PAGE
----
Campus Life

Squid vs. Whale

Shopping for a New Sleep Schedule

The 24-hour day is so overrated. I don’t know about you, but I can’t get anything done in 24 hours. Usually by the time I’ve put on pants, half the day is gone. How am I ever going to get a PhD at this rate?

But hey, who says I have to stick to this completely arbitrary notion of a “day”? Just because the Earth revolves once in 24 hours doesn’t mean I have to follow it around meekly. There are two kinds of people in this world: sheep and sharks. Sheep wake up every morning and eat grass. Sharks sleep and swim at the same time. They also have rows and rows of regenerating razor sharp teeth. I know who I want to be.

This is why I’ve been considering better ways to divvy up my lucid/snoozing time. And since most of the people I know around here look like they could use more rest, I thought I’d share some of my insights into alternative sleep patterns.

Having thought about this thoroughly in place of studying, I’ve decided that my optimal sleep strategy would be a 30-hour day. I’d stay up for 20 hours and then sleep for 10. Imagine how much you could accomplish in 20 wakeful hours! You could put on pants AND get things done!

In my case, I’d never wake up tired because regardless of how long I’d been up, about 10 hours of sleep completely recharges the batteries. No more tired Chaz means no more grumpy Chaz.

Here’s how it would work. With 30-hour days the regular work week turns into 4 extended days. Some days you’re nocturnal, other days you’re an early bird. You get to see two sunrises and sleep through all of humpday, which is a big bonus. Granted, if you try this, you’ll miss half of your classes and meetings, but so what? You were going to skip them anyway. At least now you get some variety, and variety is good.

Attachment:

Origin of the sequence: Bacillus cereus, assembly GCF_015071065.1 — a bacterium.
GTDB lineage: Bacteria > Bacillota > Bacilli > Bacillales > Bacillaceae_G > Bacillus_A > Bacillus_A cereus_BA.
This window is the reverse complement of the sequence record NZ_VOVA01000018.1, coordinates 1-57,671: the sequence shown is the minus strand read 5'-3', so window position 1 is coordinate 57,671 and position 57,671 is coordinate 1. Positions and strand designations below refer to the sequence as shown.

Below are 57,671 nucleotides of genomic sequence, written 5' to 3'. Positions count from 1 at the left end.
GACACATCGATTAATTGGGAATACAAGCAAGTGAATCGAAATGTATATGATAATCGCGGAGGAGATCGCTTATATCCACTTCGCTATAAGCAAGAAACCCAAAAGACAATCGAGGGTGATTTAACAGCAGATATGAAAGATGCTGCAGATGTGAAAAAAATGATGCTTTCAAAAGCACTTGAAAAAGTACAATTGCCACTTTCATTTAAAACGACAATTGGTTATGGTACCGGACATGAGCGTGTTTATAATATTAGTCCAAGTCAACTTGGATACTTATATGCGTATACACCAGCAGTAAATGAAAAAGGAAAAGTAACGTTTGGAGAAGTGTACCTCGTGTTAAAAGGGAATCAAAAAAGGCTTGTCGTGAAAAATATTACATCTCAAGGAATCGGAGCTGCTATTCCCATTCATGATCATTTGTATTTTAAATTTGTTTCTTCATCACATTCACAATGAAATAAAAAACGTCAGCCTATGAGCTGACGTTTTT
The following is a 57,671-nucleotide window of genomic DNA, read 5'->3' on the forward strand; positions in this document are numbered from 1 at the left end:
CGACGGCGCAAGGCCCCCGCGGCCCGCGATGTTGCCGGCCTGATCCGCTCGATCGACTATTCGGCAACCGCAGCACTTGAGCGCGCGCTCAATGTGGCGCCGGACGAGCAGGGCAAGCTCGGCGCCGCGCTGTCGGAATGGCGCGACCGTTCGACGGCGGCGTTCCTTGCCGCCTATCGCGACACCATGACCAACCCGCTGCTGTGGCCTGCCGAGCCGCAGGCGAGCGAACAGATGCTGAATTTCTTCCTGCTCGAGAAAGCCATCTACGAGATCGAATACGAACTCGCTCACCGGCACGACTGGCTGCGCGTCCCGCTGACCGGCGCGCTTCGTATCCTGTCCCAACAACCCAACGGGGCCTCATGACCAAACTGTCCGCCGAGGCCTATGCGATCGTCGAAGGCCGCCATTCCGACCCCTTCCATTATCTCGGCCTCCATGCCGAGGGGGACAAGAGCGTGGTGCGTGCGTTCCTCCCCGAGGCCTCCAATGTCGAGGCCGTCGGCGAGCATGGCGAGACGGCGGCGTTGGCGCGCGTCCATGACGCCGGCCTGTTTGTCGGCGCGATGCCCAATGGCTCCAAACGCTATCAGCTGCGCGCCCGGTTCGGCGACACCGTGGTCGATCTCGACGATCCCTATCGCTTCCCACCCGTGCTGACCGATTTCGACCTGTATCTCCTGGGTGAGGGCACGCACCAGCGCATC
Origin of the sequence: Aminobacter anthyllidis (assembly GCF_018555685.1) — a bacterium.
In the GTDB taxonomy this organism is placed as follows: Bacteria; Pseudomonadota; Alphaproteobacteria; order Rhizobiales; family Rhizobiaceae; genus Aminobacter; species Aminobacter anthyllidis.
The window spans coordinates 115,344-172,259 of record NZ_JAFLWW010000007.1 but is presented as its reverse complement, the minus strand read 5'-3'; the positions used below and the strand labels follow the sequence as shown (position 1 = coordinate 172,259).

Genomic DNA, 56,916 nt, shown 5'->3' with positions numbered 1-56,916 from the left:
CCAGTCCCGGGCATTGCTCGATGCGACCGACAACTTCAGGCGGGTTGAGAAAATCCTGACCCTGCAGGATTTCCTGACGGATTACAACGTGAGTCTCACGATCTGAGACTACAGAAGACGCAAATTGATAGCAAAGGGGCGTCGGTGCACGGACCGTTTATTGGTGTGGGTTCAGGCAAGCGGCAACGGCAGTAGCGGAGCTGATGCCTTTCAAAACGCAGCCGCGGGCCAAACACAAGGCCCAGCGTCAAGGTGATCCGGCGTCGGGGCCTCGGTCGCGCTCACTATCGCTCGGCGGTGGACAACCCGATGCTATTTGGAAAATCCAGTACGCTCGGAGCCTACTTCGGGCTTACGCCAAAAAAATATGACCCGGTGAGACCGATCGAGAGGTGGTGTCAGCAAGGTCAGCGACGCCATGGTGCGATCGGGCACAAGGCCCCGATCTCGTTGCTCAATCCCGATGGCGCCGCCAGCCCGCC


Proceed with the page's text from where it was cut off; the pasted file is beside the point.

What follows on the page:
And the best part is, late on Thursday night, when all the sheep are out partying and blowing off steam from a hellish week, you can wake up fresh and totally be the life of the party. Not looking worn and haggard will give you serious leverage with the opposite sex, provided that you showered.

But what’s that you say? You’re still spending two-thirds of your time asleep in a 30-hour day? You’ll never get that pset done? Well, have you ever heard of polyphasic sleep? It’s a highly touted sleep strategy where you take brief naps every two to three hours. Apparently when you sleep, you spend very little time actually dreaming. And since dreams are where I’m a Viking, they’re very important for regeneration. Lab rats that aren’t allowed to dream go crazy and die within a few weeks. It’s something about all work and no play making them dull rodents. And as far as I’m concerned any time when I’m not dreaming or awake is wasted time. If I can’t remember it, then I didn’t enjoy it.

Actually, I’m going to retract that last statement.

So as a polyphasic sleeper, you’re sleeping in little chunks and spending less time in deep sleep. This means more time dreaming about getting into Hogwarts (get over it, Gryffindor’s full, you’re gonna get Hufflepuffed). More dreaming can have a big boost on your creativity. Many prolific poets have advocated polyphasic sleep, including Lord Byron and P. Diddy. Perhaps polyphasic sleep was responsible for such probing and inquisitive lyrics as, “So you want to be a baller? Shot-caller? Who be dippin’ in the Benz wit da spoilers?”

Others have praised polyphasic sleep for allowing a more productive and energetic existence, but I see some other potential benefits. For starters you’ll never have to watch a Michael Bay movie in its entirety ever again. You’ll never have to feel guilty about sleeping through class. And even better, being a polyphasic sleeper is also a great excuse to get out of anything. It’s like the new vegetarianism! Any time you’d rather be napping, you can be!

Best of all, sleeping in short batches really minimizes awkward post-hookup sleepy time. It’s not your fault you have to get up and leave at 1:30 a.m.; you’re a fitter, healthier, and more productive human being! Why should you have to cuddle? You don’t need that!

If polyphasic sleep sounds like fun, then get into it! (A little note of caution: I hear it takes two hellish weeks of no sleep to get into this routine. Perfect for finals!) There are even Google groups dedicated to polyphasic sleep where they have periodic get-togethers. I imagine these meetings are basically like nap time, which was always my favorite part of high school.

But if it’s not your bag and you’re still living a hellish existence of too much work and too little sleep, well don’t worry: another suicide prevention day is always just around the corner.